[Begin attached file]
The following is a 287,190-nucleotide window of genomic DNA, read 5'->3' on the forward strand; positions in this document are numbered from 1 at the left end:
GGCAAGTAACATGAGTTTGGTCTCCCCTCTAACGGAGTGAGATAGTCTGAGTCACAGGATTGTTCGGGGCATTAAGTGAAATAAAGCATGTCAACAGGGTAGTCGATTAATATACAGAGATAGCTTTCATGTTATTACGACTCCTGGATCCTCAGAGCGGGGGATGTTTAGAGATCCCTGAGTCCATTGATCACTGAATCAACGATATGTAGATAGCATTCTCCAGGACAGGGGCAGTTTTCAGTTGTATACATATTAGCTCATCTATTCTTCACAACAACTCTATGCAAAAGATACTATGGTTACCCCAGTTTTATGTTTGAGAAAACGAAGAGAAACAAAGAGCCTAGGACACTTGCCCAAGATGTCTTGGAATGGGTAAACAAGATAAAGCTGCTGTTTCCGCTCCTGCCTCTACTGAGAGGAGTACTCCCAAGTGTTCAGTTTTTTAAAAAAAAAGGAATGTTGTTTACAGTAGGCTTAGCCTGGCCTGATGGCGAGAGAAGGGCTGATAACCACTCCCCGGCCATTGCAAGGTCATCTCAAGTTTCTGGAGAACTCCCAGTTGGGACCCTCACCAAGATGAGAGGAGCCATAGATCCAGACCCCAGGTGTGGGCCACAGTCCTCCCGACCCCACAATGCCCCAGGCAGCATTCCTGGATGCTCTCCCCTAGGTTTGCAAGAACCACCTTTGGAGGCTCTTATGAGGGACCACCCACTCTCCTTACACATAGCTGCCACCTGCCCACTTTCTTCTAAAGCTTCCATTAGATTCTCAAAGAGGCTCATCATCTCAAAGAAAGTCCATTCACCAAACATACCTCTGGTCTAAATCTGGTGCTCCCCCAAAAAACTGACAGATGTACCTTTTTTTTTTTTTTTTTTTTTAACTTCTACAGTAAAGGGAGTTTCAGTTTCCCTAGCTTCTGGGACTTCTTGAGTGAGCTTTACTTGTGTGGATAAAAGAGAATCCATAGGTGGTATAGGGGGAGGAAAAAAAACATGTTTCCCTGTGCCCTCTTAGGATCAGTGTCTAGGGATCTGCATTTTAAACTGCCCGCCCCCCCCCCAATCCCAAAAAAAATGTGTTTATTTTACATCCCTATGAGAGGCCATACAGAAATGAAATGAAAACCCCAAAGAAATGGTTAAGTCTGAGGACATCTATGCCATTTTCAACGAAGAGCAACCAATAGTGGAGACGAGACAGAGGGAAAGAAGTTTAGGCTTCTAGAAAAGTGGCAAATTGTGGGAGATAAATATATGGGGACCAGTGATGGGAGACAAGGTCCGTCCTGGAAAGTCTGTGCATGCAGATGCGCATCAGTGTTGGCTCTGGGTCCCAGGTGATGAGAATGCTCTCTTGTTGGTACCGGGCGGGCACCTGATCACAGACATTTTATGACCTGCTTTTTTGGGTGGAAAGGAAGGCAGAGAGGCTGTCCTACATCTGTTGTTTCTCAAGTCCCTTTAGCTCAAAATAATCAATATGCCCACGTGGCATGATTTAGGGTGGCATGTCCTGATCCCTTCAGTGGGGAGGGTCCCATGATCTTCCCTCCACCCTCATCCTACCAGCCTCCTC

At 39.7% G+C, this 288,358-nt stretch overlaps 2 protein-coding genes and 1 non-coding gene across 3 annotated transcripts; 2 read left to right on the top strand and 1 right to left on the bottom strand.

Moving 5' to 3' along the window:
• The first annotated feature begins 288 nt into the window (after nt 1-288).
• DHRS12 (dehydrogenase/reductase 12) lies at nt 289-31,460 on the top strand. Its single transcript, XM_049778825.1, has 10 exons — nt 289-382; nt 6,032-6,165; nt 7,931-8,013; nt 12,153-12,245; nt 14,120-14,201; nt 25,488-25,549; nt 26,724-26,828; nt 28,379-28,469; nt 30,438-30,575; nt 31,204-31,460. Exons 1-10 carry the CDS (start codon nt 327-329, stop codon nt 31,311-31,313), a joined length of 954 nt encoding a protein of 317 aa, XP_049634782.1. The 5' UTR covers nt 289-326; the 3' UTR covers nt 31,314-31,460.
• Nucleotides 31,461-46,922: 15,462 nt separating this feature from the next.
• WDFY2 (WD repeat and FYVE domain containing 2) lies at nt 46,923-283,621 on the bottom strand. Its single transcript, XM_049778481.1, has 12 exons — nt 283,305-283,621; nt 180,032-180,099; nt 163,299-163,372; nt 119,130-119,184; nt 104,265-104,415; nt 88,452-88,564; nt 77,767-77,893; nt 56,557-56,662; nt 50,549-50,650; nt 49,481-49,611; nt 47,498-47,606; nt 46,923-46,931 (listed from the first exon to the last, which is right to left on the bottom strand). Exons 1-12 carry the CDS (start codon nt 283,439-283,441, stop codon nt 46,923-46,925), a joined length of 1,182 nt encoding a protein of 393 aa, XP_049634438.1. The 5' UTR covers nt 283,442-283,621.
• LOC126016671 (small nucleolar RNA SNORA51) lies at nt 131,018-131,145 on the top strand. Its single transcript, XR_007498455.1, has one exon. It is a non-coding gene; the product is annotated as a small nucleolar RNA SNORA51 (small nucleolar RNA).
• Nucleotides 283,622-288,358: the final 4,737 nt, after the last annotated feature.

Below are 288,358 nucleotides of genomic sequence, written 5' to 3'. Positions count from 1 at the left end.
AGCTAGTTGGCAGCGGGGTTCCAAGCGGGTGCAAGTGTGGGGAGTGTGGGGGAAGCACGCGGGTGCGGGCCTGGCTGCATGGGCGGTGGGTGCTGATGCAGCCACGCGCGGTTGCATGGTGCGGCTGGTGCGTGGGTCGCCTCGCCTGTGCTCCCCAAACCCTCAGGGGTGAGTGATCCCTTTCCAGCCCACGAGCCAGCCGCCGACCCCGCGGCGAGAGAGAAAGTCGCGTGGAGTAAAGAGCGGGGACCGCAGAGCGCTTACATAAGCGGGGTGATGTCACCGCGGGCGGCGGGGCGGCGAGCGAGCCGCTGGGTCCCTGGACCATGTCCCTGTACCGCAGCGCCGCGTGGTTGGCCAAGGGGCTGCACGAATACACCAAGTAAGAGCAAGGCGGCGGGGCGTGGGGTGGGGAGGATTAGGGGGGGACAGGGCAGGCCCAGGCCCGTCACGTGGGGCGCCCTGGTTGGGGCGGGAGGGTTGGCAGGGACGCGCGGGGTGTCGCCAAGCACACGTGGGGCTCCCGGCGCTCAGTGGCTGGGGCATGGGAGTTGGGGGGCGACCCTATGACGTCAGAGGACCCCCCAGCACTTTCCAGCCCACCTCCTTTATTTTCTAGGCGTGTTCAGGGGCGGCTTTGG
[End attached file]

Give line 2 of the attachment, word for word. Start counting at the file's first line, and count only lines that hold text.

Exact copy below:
GGCAAGTAACATGAGTTTGGTCTCCCCTCTAACGGAGTGAGATAGTCTGAGTCACAGGATTGTTCGGGGCATTAAGTGAAATAAAGCATGTCAACAGGGTAGTCGATTAATATACAGAGATAGCTTTCATGTTATTACGACTCCTGGATCCTCAGAGCGGGGGATGTTTAGAGATCCCTGAGTCCATTGATCACTGAATCAACGATATGTAGATAGCATTCTCCAGGACAGGGGCAGTTTTCAGTTGTATACATATTAGCTCATCTATTCTTCACAACAACTCTATGCAAAAGATACTATGGTTACCCCAGTTTTATGTTTGAGAAAACGAAGAGAAACAAAGAGCCTAGGACACTTGCCCAAGATGTCTTGGAATGGGTAAACAAGATAAAGCTGCTGTTTCCGCTCCTGCCTCTACTGAGAGGAGTACTCCCAAGTGTTCAGTTTTTTAAAAAAAAAGGAATGTTGTTTACAGTAGGCTTAGCCTGGCCTGATGGCGAGAGAAGGGCTGATAACCACTCCCCGGCCATTGCAAGGTCATCTCAAGTTTCTGGAGAACTCCCAGTTGGGACCCTCACCAAGATGAGAGGAGCCATAGATCCAGACCCCAGGTGTGGGCCACAGTCCTCCCGACCCCACAATGCCCCAGGCAGCATTCCTGGATGCTCTCCCCTAGGTTTGCAAGAACCACCTTTGGAGGCTCTTATGAGGGACCACCCACTCTCCTTACACATAGCTGCCACCTGCCCACTTTCTTCTAAAGCTTCCATTAGATTCTCAAAGAGGCTCATCATCTCAAAGAAAGTCCATTCACCAAACATACCTCTGGTCTAAATCTGGTGCTCCCCCAAAAAACTGACAGATGTACCTTTTTTTTTTTTTTTTTTTTTAACTTCTACAGTAAAGGGAGTTTCAGTTTCCCTAGCTTCTGGGACTTCTTGAGTGAGCTTTACTTGTGTGGATAAAAGAGAATCCATAGGTGGTATAGGGGGAGGAAAAAAAACATGTTTCCCTGTGCCCTCTTAGGATCAGTGTCTAGGGATCTGCATTTTAAACTGCCCGCCCCCCCCCCAATCCCAAAAAAAATGTGTTTATTTTACATCCCTATGAGAGGCCATACAGAAATGAAATGAAAACCCCAAAGAAATGGTTAAGTCTGAGGACATCTATGCCATTTTCAACGAAGAGCAACCAATAGTGGAGACGAGACAGAGGGAAAGAAGTTTAGGCTTCTAGAAAAGTGGCAAATTGTGGGAGATAAATATATGGGGACCAGTGATGGGAGACAAGGTCCGTCCTGGAAAGTCTGTGCATGCAGATGCGCATCAGTGTTGGCTCTGGGTCCCAGGTGATGAGAATGCTCTCTTGTTGGTACCGGGCGGGCACCTGATCACAGACATTTTATGACCTGCTTTTTTGGGTGGAAAGGAAGGCAGAGAGGCTGTCCTACATCTGTTGTTTCTCAAGTCCCTTTAGCTCAAAATAATCAATATGCCCACGTGGCATGATTTAGGGTGGCATGTCCTGATCCCTTCAGTGGGGAGGGTCCCATGATCTTCCCTCCACCCTCATCCTACCAGCCTCCTC